relative value of Morality and Self-Interest. In contrast, the Obstacle Character theme
encoding is designed to place a value judgment on the Obstacle Character himself.
Obstacle Characters are looked at, not from. As such, we want to evaluate the
appropriateness of their actions. Part of this is accomplished by showing whether the
Obstacle Character's influence on the balance between Range and counterpoint results in
positive or negative changes.
Suppose we keep everything from our Main Character example in the diner the same, except
we substitute the Obstacle Character instead. All the events would transpire in the same
order, but our point of view as an audience would have to shift. The question for the
audience would no longer be, "How am I going to respond in this situation?" but
would become, "How is he going to respond in this situation?"
The point of view shot through the window might no longer be appropriate. Instead, we
might shoot from over the shoulder of the Obstacle Character. Further, we would want to
make sure the audience does not get too drawn in toward the Obstacle point of view. So, we
might have another customer observing the whole thing. Or, we might simply choose camera
positions outside the diner to show what happens, rather than staying in the whole time
looking out as we did with the Main Character.
Novels, stage plays, and all different media and formats present their own unique
strengths, weaknesses, and conventions in how one can appropriately encode for a given
throughline. Knowing which ones to use and inventing new ones that have never before been
used comprises a large part of the craft and art of storytelling.
Finally, let us briefly address thematic encoding for the Subjective Story Throughline.
Theme in the Subjective Story Throughline describes the meaning of the relationship
between the Main and Obstacle Characters. There are two distinct ways to evaluate
everything that goes on in the relationship and these two ways don't lead to the same
conclusions. The thematic Range and counterpoint reflect these two different means of
In most relationships, everyone involved seems to have an opinion about what's best to do.
That's the way it always is in a story. As the Obstacle Character Throughline and the Main
Character Throughline have an impact on each other, so do the Objective and Subjective
Stories. Therefore, both Objective and Subjective Characters will have opinions to express
about how the relationship between the Main and Obstacle Characters is going.
Remember, it's this relationship that makes the Subjective Story.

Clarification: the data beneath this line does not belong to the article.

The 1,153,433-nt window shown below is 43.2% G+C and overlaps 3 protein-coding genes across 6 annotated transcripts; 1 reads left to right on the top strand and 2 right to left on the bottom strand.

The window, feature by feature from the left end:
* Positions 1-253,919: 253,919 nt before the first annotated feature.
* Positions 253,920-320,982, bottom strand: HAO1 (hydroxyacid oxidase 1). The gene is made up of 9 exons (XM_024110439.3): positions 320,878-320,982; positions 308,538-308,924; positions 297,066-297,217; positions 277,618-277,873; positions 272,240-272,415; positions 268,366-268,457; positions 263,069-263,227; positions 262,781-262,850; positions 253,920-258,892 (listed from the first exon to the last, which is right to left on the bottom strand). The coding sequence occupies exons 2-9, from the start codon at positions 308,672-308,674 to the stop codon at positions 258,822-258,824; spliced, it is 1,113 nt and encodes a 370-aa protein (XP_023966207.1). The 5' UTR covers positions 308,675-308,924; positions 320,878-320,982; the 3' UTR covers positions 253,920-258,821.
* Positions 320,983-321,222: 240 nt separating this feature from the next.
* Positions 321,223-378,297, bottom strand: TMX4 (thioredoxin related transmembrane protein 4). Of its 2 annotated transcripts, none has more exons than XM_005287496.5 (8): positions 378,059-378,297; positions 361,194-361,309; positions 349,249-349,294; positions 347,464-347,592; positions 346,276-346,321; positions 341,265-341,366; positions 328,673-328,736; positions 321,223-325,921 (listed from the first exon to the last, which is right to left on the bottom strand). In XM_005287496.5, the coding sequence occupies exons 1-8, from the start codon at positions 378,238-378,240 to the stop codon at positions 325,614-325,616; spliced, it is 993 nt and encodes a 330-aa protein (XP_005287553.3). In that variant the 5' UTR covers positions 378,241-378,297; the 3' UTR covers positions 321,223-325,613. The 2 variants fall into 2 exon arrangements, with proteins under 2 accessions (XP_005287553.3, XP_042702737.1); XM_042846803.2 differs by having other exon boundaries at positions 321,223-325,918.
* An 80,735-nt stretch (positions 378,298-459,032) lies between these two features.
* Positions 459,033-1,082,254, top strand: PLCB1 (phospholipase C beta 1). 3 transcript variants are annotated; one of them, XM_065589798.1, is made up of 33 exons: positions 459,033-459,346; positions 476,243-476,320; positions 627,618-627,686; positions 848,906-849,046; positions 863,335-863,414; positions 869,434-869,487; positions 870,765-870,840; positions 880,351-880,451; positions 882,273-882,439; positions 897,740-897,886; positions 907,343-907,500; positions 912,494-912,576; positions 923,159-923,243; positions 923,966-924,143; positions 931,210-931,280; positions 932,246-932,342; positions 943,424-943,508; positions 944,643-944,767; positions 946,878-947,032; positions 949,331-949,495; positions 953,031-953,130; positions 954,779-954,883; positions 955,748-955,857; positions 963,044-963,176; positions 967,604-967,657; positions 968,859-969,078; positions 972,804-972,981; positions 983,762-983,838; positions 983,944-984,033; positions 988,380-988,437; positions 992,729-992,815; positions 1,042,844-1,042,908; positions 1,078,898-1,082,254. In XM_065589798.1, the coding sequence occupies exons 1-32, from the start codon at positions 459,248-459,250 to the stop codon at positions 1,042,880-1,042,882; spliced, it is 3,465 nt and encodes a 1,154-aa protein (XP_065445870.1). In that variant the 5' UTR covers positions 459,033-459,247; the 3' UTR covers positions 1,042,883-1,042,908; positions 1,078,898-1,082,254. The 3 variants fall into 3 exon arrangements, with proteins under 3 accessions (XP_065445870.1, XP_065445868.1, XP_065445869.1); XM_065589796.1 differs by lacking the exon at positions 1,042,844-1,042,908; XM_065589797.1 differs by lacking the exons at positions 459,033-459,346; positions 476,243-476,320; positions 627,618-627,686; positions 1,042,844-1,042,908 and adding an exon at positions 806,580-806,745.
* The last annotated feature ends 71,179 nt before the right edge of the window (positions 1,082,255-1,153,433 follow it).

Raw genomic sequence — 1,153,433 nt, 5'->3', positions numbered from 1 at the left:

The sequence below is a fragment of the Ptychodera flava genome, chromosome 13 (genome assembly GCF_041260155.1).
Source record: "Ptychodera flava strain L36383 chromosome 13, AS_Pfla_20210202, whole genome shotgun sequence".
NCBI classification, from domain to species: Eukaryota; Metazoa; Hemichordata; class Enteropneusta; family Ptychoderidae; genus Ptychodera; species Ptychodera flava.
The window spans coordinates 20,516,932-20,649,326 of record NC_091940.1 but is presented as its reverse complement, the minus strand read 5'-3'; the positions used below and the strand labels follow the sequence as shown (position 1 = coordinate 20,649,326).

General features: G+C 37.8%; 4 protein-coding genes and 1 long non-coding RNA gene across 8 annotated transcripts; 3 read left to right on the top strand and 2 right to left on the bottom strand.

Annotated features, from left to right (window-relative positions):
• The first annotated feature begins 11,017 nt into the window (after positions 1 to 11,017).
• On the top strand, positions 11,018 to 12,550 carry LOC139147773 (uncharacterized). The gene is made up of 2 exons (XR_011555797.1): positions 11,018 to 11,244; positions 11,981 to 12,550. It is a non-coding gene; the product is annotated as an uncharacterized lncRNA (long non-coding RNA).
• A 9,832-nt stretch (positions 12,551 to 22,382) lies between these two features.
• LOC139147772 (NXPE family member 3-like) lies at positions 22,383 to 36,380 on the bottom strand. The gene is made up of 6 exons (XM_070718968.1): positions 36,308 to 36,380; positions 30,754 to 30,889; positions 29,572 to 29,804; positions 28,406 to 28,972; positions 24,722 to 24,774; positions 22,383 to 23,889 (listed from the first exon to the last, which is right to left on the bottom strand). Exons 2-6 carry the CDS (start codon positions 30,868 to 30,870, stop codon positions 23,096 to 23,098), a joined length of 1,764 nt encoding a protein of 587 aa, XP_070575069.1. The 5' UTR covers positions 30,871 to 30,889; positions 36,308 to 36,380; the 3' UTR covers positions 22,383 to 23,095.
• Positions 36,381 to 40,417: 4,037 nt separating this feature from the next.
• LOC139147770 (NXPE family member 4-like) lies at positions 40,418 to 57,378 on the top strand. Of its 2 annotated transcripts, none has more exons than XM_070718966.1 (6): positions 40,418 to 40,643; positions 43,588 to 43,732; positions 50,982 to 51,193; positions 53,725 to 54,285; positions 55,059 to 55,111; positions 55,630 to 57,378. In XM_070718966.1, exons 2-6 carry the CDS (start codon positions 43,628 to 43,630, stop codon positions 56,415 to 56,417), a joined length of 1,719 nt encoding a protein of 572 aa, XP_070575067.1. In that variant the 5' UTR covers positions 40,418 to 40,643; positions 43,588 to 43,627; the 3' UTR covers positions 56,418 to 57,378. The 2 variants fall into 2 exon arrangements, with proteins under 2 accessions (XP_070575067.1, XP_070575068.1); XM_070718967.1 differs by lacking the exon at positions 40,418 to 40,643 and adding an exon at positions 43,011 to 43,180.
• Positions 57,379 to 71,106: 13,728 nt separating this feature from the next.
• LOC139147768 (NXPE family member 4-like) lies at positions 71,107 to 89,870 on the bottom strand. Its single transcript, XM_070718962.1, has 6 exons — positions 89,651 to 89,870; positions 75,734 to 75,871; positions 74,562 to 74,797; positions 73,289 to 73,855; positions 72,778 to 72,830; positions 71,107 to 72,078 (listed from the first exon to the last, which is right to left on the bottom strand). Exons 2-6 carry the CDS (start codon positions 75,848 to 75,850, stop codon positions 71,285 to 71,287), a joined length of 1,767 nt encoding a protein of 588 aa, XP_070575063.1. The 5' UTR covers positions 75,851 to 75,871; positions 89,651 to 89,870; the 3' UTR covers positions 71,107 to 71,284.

The variety of places to find opinions about the Subjective Story relationship means the
Range and Counterpoint in the Subjective Story need not come exclusively from the Main and
Obstacle Characters. They could be brought up and argued without the presence of either
the Main Character or Obstacle Character.
Of course, these two characters will be involved at some point as well. When they're
together, they're likely to be arguing the two sides of the Subjective Story's Thematic
issue and providing the Thematic Conflict. When they do, however, it is a good idea to
avoid just giving one character the Range and the other character the Counterpoint. That
would lead to a simple face off over the issues without really exploring them. Instead,
have them swap arguments, each using the Range, then the Counterpoint as their weapon.
Neither of them is solely a villain or a good guy from this personal point of view.
Giving your Objective Characters conversations about this relationship is a good way to
express Range vs. Counterpoint without involving the Main or Obstacle Characters. This
will help avoid unintentionally biasing the audience against either of them.
The real issue is, which is the best way to look at the relationship?
We all know stories involving newlyweds where the father of the bride argues that his
daughter's fiancee is not good enough for her since the boy has no job nor means to
provide for her. In these stories, the mother will often counter the father's argument by
saying the two kids really love each other, so what could be better?
In that example, father and mother may be Objective Characters arguing about the best way
to look at the Subjective Story between the Main and Obstacle Characters (the daughter and
son-in-law). In the end, one way of seeing the kids' romance will prove to be the better
way of evaluating the relationship.
The thematic resolution may be that the Subjective Story relationship appears terrible
from one standard of evaluation and only poor from the other, in which case these people
haven't got much of a relationship. Or, a relationship may appear mundanely workable from
one standard and thrilling from the other. Or, one may see it as highly negative and the
other sees it as highly positive. These are all potential conflicting points of view about
a relationship and these discrepancies give the Subjective Story theme its depth.
The important job of the writer is to balance the argument so there is a real question as
to which way of seeing the relationship is using the best standard of evaluation. Then the
audience is not just being sold a biased bill of goods, but is being presented a much more